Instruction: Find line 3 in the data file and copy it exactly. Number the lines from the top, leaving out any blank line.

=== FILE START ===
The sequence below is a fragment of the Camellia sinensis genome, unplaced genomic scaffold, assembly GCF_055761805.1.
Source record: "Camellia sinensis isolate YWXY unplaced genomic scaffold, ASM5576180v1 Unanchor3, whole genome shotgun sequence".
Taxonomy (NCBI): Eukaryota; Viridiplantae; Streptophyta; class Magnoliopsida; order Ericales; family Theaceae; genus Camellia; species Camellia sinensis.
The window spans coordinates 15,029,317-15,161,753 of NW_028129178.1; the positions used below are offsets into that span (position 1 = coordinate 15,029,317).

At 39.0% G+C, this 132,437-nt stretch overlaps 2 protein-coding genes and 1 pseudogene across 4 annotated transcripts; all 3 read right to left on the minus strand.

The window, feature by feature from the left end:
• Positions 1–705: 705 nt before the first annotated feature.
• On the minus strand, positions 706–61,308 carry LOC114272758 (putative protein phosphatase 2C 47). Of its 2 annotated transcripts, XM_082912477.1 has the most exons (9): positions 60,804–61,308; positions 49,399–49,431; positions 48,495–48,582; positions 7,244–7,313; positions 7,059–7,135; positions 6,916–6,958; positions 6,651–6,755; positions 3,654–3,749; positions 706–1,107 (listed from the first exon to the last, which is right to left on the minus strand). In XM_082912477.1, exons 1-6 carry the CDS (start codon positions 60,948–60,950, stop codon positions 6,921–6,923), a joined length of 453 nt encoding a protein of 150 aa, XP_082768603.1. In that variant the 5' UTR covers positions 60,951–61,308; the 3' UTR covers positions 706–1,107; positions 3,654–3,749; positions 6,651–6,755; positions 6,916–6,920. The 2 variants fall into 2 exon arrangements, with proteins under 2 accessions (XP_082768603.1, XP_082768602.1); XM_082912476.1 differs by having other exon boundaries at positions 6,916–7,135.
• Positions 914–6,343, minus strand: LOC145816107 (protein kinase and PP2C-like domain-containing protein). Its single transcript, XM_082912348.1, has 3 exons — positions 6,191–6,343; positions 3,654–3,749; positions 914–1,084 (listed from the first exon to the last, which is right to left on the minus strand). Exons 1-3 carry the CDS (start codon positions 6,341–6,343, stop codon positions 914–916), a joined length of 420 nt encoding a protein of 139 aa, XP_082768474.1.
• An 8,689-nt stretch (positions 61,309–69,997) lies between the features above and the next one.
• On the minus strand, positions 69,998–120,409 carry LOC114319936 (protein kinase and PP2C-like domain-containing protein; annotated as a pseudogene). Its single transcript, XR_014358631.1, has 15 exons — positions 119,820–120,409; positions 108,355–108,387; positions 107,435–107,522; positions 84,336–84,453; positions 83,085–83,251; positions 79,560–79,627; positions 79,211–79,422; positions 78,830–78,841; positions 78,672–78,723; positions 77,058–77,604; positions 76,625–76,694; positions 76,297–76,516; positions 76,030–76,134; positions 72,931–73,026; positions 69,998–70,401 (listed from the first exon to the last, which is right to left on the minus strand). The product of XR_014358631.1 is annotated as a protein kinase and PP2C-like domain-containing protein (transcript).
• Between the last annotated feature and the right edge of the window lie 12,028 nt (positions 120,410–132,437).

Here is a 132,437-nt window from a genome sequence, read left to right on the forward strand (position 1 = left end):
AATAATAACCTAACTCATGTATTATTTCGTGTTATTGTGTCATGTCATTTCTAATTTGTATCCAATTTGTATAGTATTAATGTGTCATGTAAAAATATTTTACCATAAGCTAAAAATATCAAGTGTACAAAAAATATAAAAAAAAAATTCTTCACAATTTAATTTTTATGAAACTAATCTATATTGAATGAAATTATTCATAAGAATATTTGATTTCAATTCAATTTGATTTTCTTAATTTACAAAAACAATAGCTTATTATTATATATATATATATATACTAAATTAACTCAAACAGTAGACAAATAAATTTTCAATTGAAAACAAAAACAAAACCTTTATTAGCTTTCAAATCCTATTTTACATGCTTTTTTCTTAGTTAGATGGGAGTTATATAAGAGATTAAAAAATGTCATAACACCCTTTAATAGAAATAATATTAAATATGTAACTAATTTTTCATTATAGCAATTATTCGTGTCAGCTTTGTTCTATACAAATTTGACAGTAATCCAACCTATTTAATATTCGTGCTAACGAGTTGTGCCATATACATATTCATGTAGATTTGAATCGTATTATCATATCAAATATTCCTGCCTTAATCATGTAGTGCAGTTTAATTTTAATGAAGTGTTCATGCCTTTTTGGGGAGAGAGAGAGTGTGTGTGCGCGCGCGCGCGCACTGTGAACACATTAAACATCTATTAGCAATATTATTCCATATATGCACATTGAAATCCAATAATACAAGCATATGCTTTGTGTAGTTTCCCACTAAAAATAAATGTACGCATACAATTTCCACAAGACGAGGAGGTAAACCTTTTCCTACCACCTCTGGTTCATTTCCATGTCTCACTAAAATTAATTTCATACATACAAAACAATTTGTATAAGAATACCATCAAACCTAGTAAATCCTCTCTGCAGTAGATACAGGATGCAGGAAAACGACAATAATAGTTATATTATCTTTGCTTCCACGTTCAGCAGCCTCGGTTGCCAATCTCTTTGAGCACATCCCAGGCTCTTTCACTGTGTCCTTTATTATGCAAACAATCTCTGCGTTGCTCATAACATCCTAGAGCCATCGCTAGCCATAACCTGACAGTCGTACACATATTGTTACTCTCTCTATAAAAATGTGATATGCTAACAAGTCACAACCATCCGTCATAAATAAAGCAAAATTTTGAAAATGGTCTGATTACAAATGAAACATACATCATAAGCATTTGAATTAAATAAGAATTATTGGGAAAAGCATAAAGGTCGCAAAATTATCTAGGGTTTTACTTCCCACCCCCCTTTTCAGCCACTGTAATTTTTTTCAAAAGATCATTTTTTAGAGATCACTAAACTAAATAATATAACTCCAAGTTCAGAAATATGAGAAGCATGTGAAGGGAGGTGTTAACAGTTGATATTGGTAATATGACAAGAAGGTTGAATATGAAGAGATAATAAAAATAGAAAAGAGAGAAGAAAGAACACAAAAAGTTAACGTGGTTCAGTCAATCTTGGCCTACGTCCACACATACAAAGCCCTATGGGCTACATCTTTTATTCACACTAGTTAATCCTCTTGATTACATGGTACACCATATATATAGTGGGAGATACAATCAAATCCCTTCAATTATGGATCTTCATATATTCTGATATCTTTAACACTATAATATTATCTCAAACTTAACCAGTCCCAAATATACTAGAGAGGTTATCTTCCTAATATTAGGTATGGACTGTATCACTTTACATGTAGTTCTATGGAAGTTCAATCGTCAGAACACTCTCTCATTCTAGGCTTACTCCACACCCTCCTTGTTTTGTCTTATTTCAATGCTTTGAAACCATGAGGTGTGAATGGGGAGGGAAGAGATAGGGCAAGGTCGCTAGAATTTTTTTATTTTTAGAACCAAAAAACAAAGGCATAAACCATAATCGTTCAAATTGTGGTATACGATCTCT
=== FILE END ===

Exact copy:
Taxonomy (NCBI): Eukaryota; Viridiplantae; Streptophyta; class Magnoliopsida; order Ericales; family Theaceae; genus Camellia; species Camellia sinensis.